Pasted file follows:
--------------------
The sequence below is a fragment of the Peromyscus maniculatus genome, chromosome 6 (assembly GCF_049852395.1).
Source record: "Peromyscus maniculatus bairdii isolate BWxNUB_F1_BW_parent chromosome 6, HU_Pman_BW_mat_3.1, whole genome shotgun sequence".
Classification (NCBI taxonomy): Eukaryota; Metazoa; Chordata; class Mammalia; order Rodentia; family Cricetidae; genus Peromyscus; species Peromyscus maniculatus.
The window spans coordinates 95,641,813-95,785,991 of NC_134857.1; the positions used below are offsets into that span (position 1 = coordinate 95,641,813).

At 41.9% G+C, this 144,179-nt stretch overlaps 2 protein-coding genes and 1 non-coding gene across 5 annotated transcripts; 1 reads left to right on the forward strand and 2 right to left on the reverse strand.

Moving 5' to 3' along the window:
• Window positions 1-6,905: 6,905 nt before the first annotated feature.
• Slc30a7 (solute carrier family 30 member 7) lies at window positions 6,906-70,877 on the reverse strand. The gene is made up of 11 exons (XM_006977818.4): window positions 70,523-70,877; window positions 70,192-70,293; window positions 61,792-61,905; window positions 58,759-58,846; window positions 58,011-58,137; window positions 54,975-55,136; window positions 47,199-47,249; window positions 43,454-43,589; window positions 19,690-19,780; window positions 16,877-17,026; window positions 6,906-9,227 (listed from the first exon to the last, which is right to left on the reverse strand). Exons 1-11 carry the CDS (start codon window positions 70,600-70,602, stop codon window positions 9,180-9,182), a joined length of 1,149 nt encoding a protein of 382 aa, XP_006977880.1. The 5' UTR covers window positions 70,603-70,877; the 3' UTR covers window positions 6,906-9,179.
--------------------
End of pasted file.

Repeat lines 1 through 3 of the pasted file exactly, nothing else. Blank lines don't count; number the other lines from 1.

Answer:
The sequence below is a fragment of the Peromyscus maniculatus genome, chromosome 6 (assembly GCF_049852395.1).
Source record: "Peromyscus maniculatus bairdii isolate BWxNUB_F1_BW_parent chromosome 6, HU_Pman_BW_mat_3.1, whole genome shotgun sequence".
Classification (NCBI taxonomy): Eukaryota; Metazoa; Chordata; class Mammalia; order Rodentia; family Cricetidae; genus Peromyscus; species Peromyscus maniculatus.